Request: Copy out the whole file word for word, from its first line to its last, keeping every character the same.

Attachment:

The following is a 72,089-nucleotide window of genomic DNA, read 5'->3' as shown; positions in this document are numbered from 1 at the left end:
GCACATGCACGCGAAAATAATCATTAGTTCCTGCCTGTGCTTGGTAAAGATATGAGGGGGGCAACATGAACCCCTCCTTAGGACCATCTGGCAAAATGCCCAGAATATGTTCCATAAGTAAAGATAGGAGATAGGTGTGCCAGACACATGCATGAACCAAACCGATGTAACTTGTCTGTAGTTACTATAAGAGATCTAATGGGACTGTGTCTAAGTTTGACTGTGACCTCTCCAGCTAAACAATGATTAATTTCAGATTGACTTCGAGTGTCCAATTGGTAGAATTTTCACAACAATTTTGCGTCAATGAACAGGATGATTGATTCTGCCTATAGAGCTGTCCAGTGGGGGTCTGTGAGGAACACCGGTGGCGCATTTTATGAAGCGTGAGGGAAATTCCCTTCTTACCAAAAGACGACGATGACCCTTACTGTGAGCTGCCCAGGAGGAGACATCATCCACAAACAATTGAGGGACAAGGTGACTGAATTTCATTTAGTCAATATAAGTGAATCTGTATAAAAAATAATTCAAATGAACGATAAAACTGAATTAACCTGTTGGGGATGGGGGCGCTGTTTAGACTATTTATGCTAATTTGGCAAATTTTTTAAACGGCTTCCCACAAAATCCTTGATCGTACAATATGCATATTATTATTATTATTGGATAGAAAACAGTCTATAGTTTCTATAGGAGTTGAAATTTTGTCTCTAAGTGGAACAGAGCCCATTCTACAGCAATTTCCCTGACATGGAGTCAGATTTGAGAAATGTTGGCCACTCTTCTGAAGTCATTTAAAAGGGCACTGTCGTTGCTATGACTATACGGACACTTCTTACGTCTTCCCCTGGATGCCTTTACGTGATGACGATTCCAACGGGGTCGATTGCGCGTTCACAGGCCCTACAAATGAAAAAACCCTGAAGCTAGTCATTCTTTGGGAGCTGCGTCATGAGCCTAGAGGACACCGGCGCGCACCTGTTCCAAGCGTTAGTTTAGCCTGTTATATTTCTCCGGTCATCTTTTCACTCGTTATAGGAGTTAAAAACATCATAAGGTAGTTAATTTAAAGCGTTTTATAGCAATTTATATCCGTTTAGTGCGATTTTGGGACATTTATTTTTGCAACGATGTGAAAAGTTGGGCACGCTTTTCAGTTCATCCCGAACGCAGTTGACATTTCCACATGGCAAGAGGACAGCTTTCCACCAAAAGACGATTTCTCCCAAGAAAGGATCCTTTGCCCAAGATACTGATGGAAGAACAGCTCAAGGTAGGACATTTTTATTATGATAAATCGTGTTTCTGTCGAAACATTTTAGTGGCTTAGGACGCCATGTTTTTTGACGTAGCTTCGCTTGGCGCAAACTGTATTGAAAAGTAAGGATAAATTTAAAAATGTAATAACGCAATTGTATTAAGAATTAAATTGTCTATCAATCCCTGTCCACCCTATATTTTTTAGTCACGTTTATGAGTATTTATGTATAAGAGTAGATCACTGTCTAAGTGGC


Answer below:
The following is a 72,089-nucleotide window of genomic DNA, read 5'->3' as shown; positions in this document are numbered from 1 at the left end:
GCACATGCACGCGAAAATAATCATTAGTTCCTGCCTGTGCTTGGTAAAGATATGAGGGGGGCAACATGAACCCCTCCTTAGGACCATCTGGCAAAATGCCCAGAATATGTTCCATAAGTAAAGATAGGAGATAGGTGTGCCAGACACATGCATGAACCAAACCGATGTAACTTGTCTGTAGTTACTATAAGAGATCTAATGGGACTGTGTCTAAGTTTGACTGTGACCTCTCCAGCTAAACAATGATTAATTTCAGATTGACTTCGAGTGTCCAATTGGTAGAATTTTCACAACAATTTTGCGTCAATGAACAGGATGATTGATTCTGCCTATAGAGCTGTCCAGTGGGGGTCTGTGAGGAACACCGGTGGCGCATTTTATGAAGCGTGAGGGAAATTCCCTTCTTACCAAAAGACGACGATGACCCTTACTGTGAGCTGCCCAGGAGGAGACATCATCCACAAACAATTGAGGGACAAGGTGACTGAATTTCATTTAGTCAATATAAGTGAATCTGTATAAAAAATAATTCAAATGAACGATAAAACTGAATTAACCTGTTGGGGATGGGGGCGCTGTTTAGACTATTTATGCTAATTTGGCAAATTTTTTAAACGGCTTCCCACAAAATCCTTGATCGTACAATATGCATATTATTATTATTATTGGATAGAAAACAGTCTATAGTTTCTATAGGAGTTGAAATTTTGTCTCTAAGTGGAACAGAGCCCATTCTACAGCAATTTCCCTGACATGGAGTCAGATTTGAGAAATGTTGGCCACTCTTCTGAAGTCATTTAAAAGGGCACTGTCGTTGCTATGACTATACGGACACTTCTTACGTCTTCCCCTGGATGCCTTTACGTGATGACGATTCCAACGGGGTCGATTGCGCGTTCACAGGCCCTACAAATGAAAAAACCCTGAAGCTAGTCATTCTTTGGGAGCTGCGTCATGAGCCTAGAGGACACCGGCGCGCACCTGTTCCAAGCGTTAGTTTAGCCTGTTATATTTCTCCGGTCATCTTTTCACTCGTTATAGGAGTTAAAAACATCATAAGGTAGTTAATTTAAAGCGTTTTATAGCAATTTATATCCGTTTAGTGCGATTTTGGGACATTTATTTTTGCAACGATGTGAAAAGTTGGGCACGCTTTTCAGTTCATCCCGAACGCAGTTGACATTTCCACATGGCAAGAGGACAGCTTTCCACCAAAAGACGATTTCTCCCAAGAAAGGATCCTTTGCCCAAGATACTGATGGAAGAACAGCTCAAGGTAGGACATTTTTATTATGATAAATCGTGTTTCTGTCGAAACATTTTAGTGGCTTAGGACGCCATGTTTTTTGACGTAGCTTCGCTTGGCGCAAACTGTATTGAAAAGTAAGGATAAATTTAAAAATGTAATAACGCAATTGTATTAAGAATTAAATTGTCTATCAATCCCTGTCCACCCTATATTTTTTAGTCACGTTTATGAGTATTTATGTATAAGAGTAGATCACTGTCTAAGTGGC